The Roots of Truth and the Roots of Knowledge

John Oliver raises a Hayekian point on the roots of knowledge:

Just because they believed you and you believed them, doesn’t make it true! This isn’t like Peter Pan where believing in fairies will keep Tinker Bell alive. This isn’t a magic thing Peter, she has Lou Gehrig’s Disease.

He’s rightly picking on Donald Trump, who has a) been a particularly bad epistemologist, and b) should be held to a higher standard because he’s the president.

But the truth is that we’re all in the same boat: we believe what we hear from what we believe are reputable sources (because we heard those sources were reputable from sources we believed to be reputable). Most of our knowledge we take on faith from other people. In essence, we can’t simply know the truth in a vacuum; we depend on the context created by our culture, language, and personal experience. It’s only by trusting others that we can stand on the shoulders of giants.

What’s so special about science is that the standards are higher than in other domains. Knowledge has been carefully curated over generations by fallable humans engaged in a particular subculture of society. To the extent science makes good predictions, it creates value in society, and to the extent it can verify and capture that value, its practitioners get funding and get taken (mostly) seriously by the educated public.

You might notice that there are many places where science can go wrong. And the history of science is replete with blind alleys and shameful episodes. But also glorious advances in our knowledge, capability, and humanity. The same is true of all areas of life that deal with knowledge from politics and journalism to how you clean your kitchen. To the extent we see both competition and cooperation (in a variety of institutional forms) we will tend to see knowledge and truth converge. (I think.)

In this respect, we’re all, essentially, in the same boat. We should expect fallability and adopt a humble attitude. As surely as I want to believe John Oliver’s portrayal of current events (most of the time), I’m not about to fly to DC to check things out for myself.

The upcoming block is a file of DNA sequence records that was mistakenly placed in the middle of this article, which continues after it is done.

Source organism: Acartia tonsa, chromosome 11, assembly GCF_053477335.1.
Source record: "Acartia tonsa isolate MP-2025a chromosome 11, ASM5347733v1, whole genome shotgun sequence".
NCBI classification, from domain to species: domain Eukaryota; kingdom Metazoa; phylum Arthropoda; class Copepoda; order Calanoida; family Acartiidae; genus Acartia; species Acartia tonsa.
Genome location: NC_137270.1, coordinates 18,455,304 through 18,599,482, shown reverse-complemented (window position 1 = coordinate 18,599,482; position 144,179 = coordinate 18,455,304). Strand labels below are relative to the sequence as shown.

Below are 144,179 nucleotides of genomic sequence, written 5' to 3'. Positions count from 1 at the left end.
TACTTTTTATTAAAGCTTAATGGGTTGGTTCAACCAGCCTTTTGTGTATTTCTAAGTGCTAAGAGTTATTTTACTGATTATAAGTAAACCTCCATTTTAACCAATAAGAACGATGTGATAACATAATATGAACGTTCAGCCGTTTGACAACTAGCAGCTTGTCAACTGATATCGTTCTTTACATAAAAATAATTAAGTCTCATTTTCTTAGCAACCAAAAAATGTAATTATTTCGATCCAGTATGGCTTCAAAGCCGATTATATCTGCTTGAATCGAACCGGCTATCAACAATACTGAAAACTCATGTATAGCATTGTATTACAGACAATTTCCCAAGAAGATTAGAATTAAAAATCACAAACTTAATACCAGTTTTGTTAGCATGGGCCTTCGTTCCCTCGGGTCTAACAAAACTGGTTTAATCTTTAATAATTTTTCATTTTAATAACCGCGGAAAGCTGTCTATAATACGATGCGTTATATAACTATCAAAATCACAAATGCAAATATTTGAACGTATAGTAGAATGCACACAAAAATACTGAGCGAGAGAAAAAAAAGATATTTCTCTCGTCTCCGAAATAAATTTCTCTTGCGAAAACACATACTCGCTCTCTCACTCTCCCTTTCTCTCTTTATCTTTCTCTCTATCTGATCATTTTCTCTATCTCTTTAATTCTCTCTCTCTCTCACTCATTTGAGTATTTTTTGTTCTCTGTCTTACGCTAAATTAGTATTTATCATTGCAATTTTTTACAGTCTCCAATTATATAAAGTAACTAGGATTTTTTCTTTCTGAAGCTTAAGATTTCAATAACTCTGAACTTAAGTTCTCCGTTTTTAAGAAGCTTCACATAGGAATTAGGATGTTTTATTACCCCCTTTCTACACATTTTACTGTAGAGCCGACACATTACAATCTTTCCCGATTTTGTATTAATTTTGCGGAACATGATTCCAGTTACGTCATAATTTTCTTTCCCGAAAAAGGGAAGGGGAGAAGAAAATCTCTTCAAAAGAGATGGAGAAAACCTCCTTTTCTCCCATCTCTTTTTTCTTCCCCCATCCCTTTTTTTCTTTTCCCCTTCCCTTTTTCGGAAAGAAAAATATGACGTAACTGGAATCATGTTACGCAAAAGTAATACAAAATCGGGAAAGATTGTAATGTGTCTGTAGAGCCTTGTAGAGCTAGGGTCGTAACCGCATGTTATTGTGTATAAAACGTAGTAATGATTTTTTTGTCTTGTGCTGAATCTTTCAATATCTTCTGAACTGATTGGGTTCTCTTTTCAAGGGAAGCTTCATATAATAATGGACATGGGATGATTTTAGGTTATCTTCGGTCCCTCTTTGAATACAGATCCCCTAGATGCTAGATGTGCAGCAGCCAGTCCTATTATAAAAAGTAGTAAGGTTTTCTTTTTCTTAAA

Because, this isn’t about belief, it can’t be… Faith and Fact aren’t like Bill Pullman and Bill Paxton. When you confuse them it actually matters. Real people get hurt when you make policy based on false information.

We face trade offs when it comes to knowledge. Received wisdom might be correct enough to operate a bed and breakfast. But we’ve created real fragility in our political system by vesting so much power in the White House. It means that the standard of truth has to be so high that not even a crazed billionaire hell-bent on becoming president (a segment of society usually celebrated for their levelheadedness!) can be trusted to pursue.

Let me sum up:

  1. Our knowledge is always based on the trust we place in others. As such we can be more or less certain about any thing we might know. I am very certain (0.99×10^-100) that gravity exists and keeps me rooted to the earth, but less certain (0.05) that I am organizing my bookshelves correctly.
  2. We can, and do, have different standards of truth in different areas of our lives. I don’t make any important decisions that don’t account for the severity of gravity. But I’m not going to sweat it if I put a new book on an inappropriate shelf.
  3. We absolutely need to hold our government to very high standards. Nuclear weapons are scary, but lesser powers also call for very high standards. The level of certainty I’d insist on for nukes is at least an order of magnitude higher than the level for regulating pollution. But the level of certainty for the latter is orders of magnitude higher than might be possible under alternative arrangements.
  4. At the same time, we have to accept our own fallability, particularly when it comes to our ability to accurately know the truth. But that’s no reason to be nihilistic; it should inspire a striving for constant improvement in general (while making the appropriate trade offs on the margin).

Angry? Learn economics!

The election didn’t go your way (and if it did, just think about past elections… at least some of those didn’t go your way) and now you’re itching to do something about it. You’re angry and motivated, and at risk of making things worse

Economics isn’t just about money. In fact, it’s barely about money. It’s mostly about cooperation between strangers. But economists also study competition. Most importantly, we study decision making which is essential to understand if you want people to make different decisions!

More importantly, economics helps us understand how to navigate costs and benefits wisely. It turns out wise decision making isn’t as straight forward as we’d hope. So if you care enough to work hard to make the world better, economics is worth your time.

Still here? You really want to make the world a better place! Let me suggest that you study social science. Something I’ve learned during my first decade of studying economics (Jan. 2018 will by my 10 year mark) is that thinking clearly about something as complex as society requires mental tools that we aren’t born with. Our intuitions will lead us astray. The good news: economics mostly boils down to common sense rigorously applied.